Joints are formed by the ends of two or more bones connected by tissue called cartilage. Healthy cartilage serves as a protective cushion, allowing smooth and low-friction movement of the joint. If the cartilage becomes damaged by disease or injury, the tissues around the joint become inflamed, causing pain. With time, the cartilage wears away, allowing the rough edges of bone to rub against each other, causing more pain.
When only some of the joint is damaged, a surgeon may be able to repair or replace just the damaged parts. When the entire joint is damaged, a total joint replacement is done. To replace a total joint, a surgeon removes the diseased or damaged parts and inserts artificial parts, called prostheses or implants.
Click the desired topics below to find out more.
Total Knee Replacement
Total knee replacement, also called total knee arthroplasty, is a surgical procedure in which the worn out or damaged surfaces of the knee joint are removed and replaced with artificial parts. The knee is made up of the femur (thigh bone), the tibia (shin bone), and patella (kneecap).
Partial Knee Resurfacing
Partial knee replacement is an alternative to total knee replacement in patients with arthritis on only one side of the knee. Partial knee replacement is a surgical procedure which involves resurfacing and replacement of only the diseased surface of the joint instead of the entire joint.
Revision Knee Replacement
Revision knee replacement surgery involves replacing part or all your previous knee prosthesis with a new prosthesis. Although total knee replacement surgery is successful, sometimes the procedure can fail due to various reasons and require a second revision surgery.
Patellofemoral Knee Replacement
Patellofemoral Knee Replacement surgery may be recommended by your surgeon if you have osteoarthritis contained to the patellofemoral compartment and you have not obtained adequate relief with conservative treatment options.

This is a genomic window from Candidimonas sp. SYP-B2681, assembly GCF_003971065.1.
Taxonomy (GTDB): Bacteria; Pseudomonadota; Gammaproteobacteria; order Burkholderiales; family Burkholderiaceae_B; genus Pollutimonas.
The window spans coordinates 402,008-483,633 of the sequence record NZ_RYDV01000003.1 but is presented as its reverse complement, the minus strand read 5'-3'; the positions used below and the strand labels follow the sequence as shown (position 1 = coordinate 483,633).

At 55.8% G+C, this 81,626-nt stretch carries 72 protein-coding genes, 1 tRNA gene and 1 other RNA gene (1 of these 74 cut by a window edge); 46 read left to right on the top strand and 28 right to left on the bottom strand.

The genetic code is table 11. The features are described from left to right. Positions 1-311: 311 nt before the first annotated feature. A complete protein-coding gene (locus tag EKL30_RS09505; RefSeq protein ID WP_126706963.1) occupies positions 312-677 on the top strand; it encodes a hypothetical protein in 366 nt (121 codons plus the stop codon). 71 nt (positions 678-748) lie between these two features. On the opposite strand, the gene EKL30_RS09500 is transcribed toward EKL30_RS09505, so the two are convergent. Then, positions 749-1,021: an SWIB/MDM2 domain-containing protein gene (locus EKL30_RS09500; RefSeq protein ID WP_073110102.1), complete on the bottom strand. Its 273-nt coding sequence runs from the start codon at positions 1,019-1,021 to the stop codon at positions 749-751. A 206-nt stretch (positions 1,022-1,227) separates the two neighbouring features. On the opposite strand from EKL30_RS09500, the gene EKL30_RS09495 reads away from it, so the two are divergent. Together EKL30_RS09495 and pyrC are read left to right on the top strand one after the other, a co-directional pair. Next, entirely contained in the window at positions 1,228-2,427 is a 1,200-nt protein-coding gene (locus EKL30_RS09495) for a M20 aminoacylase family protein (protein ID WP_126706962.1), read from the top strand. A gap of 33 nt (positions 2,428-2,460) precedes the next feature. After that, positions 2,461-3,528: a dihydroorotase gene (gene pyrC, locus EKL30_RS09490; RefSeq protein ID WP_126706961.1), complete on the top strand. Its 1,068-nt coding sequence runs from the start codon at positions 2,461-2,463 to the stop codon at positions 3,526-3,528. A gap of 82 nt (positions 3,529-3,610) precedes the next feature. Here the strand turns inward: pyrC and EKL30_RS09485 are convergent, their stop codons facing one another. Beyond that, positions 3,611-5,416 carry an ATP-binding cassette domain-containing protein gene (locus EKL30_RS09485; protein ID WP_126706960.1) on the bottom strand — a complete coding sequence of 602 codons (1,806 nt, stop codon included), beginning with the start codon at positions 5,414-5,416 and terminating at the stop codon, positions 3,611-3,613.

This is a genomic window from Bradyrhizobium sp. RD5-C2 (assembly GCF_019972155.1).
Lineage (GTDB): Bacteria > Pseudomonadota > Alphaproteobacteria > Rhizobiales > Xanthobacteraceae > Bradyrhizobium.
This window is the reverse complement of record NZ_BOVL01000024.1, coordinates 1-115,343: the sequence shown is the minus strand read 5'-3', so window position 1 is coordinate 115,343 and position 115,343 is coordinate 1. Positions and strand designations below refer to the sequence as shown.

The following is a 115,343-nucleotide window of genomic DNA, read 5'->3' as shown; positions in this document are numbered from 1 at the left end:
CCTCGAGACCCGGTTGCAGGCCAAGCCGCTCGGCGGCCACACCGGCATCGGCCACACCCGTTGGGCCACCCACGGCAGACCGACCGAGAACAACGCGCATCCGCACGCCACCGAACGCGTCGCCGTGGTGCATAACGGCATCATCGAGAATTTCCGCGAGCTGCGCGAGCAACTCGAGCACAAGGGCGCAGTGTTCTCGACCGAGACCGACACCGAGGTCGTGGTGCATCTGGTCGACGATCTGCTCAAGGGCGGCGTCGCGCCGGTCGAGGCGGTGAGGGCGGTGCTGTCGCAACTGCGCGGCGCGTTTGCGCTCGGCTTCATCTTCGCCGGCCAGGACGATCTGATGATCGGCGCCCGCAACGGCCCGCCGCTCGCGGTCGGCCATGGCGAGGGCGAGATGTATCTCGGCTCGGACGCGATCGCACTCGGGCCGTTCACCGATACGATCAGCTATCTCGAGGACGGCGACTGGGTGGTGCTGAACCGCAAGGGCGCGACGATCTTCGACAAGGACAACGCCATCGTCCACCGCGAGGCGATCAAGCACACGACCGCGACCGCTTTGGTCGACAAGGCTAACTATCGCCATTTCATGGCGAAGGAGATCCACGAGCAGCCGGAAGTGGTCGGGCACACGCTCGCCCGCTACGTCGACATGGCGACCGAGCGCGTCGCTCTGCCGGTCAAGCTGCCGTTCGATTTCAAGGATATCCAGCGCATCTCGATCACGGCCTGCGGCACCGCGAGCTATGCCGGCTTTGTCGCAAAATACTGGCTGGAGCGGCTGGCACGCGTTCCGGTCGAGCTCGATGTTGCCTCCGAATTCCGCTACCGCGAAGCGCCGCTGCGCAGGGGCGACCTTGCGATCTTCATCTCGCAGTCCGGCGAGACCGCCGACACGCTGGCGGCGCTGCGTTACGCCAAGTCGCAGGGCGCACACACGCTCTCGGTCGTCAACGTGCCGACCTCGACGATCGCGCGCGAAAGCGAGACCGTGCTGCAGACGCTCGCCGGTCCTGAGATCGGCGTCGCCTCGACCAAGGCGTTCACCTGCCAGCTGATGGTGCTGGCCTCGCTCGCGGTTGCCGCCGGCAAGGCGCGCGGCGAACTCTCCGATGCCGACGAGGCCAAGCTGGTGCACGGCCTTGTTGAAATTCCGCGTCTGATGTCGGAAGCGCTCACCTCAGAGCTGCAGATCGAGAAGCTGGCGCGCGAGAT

Outpatient Total Knee Replacement
Total knee replacement is the surgical treatment for knee arthritis, where the damaged knee is removed and replaced with an artificial knee implant. Traditionally performed as an inpatient procedure, total knee replacement surgery is now being conducted on an outpatient basis, allowing patients to go home the same day of the surgery.
Total Hip Replacement
Total hip replacement is a surgical procedure in which the damaged cartilage and bone is removed from the hip joint and replaced with artificial components. The hip joint is one of the body's largest weight-bearing joints, located between the thigh bone (femur) and the pelvis (acetabulum).
Minimally Invasive Total Hip Replacement
The hip joint is one of the body's largest weight-bearing joints and is the point where the thigh bone (femur) and the pelvis (acetabulum) join. It is a ball and socket joint in which the head of the femur is the ball and the pelvic acetabulum forms the socket.
Outpatient Hip Replacement
Hip replacement surgery is the most common orthopaedic surgery performed. It involves the replacement of the damaged hip bone (ball shaped upper end of the femur) with a metal ball attached to a metal stem that is fixed into the femur and attached to the pelvic region.
Shoulder Joint Replacement
The shoulder is a highly movable body joint that allows various movements of the arm. It is a ball and socket joint, where the head of the humerus (upper arm bone) articulates with the socket of the scapula (shoulder blade) called the glenoid.
Partial Shoulder Replacement
Partial shoulder replacement, also called shoulder hemiarthroplasty is a surgical procedure during which the upper bone in the arm (humerus) is replaced with a prosthetic metal implant, whereas the other half of the shoulder joint (glenoid or socket) is left intact.
Reverse Shoulder Replacement
Reverse total shoulder replacement, is an advanced surgical technique specifically designed for rotator cuff tear arthropathy, a condition where the patient suffers from both shoulder arthritis and a rotator cuff tear.